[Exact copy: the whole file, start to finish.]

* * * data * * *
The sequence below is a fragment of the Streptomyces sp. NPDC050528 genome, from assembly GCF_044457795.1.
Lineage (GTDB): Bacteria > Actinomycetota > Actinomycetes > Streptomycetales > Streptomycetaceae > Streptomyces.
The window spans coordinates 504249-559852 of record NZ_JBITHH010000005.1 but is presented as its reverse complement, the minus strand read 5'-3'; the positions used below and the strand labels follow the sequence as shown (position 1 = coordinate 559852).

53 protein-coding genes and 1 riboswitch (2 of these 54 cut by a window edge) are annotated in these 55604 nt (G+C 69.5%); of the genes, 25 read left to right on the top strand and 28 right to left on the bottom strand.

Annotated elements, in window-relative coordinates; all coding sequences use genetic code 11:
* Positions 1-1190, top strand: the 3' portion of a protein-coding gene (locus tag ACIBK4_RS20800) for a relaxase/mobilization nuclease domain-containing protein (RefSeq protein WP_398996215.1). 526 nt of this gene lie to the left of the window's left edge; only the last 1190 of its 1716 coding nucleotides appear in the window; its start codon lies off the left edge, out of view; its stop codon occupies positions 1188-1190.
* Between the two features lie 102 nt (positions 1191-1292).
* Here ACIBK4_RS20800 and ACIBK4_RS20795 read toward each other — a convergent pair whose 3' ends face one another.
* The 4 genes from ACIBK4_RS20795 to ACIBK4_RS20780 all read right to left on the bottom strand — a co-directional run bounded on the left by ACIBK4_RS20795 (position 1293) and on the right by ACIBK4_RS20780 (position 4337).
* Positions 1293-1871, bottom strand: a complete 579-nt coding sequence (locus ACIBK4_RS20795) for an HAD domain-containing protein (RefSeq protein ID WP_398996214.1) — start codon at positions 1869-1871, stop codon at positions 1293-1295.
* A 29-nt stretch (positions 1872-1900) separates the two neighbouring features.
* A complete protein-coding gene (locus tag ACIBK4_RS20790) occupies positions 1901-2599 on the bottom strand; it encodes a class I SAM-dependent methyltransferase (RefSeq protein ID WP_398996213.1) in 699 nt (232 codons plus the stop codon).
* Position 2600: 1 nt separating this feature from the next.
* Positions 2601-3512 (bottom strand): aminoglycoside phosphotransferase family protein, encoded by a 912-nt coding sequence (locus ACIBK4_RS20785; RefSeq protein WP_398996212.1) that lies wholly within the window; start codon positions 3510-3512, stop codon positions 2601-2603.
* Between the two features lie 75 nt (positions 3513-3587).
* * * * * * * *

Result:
The sequence below is a fragment of the Streptomyces sp. NPDC050528 genome, from assembly GCF_044457795.1.
Lineage (GTDB): Bacteria > Actinomycetota > Actinomycetes > Streptomycetales > Streptomycetaceae > Streptomyces.
The window spans coordinates 504249-559852 of record NZ_JBITHH010000005.1 but is presented as its reverse complement, the minus strand read 5'-3'; the positions used below and the strand labels follow the sequence as shown (position 1 = coordinate 559852).

53 protein-coding genes and 1 riboswitch (2 of these 54 cut by a window edge) are annotated in these 55604 nt (G+C 69.5%); of the genes, 25 read left to right on the top strand and 28 right to left on the bottom strand.

Annotated elements, in window-relative coordinates; all coding sequences use genetic code 11:
* Positions 1-1190, top strand: the 3' portion of a protein-coding gene (locus tag ACIBK4_RS20800) for a relaxase/mobilization nuclease domain-containing protein (RefSeq protein WP_398996215.1). 526 nt of this gene lie to the left of the window's left edge; only the last 1190 of its 1716 coding nucleotides appear in the window; its start codon lies off the left edge, out of view; its stop codon occupies positions 1188-1190.
* Between the two features lie 102 nt (positions 1191-1292).
* Here ACIBK4_RS20800 and ACIBK4_RS20795 read toward each other — a convergent pair whose 3' ends face one another.
* The 4 genes from ACIBK4_RS20795 to ACIBK4_RS20780 all read right to left on the bottom strand — a co-directional run bounded on the left by ACIBK4_RS20795 (position 1293) and on the right by ACIBK4_RS20780 (position 4337).
* Positions 1293-1871, bottom strand: a complete 579-nt coding sequence (locus ACIBK4_RS20795) for an HAD domain-containing protein (RefSeq protein ID WP_398996214.1) — start codon at positions 1869-1871, stop codon at positions 1293-1295.
* A 29-nt stretch (positions 1872-1900) separates the two neighbouring features.
* A complete protein-coding gene (locus tag ACIBK4_RS20790) occupies positions 1901-2599 on the bottom strand; it encodes a class I SAM-dependent methyltransferase (RefSeq protein ID WP_398996213.1) in 699 nt (232 codons plus the stop codon).
* Position 2600: 1 nt separating this feature from the next.
* Positions 2601-3512 (bottom strand): aminoglycoside phosphotransferase family protein, encoded by a 912-nt coding sequence (locus ACIBK4_RS20785; RefSeq protein WP_398996212.1) that lies wholly within the window; start codon positions 3510-3512, stop codon positions 2601-2603.
* Between the two features lie 75 nt (positions 3513-3587).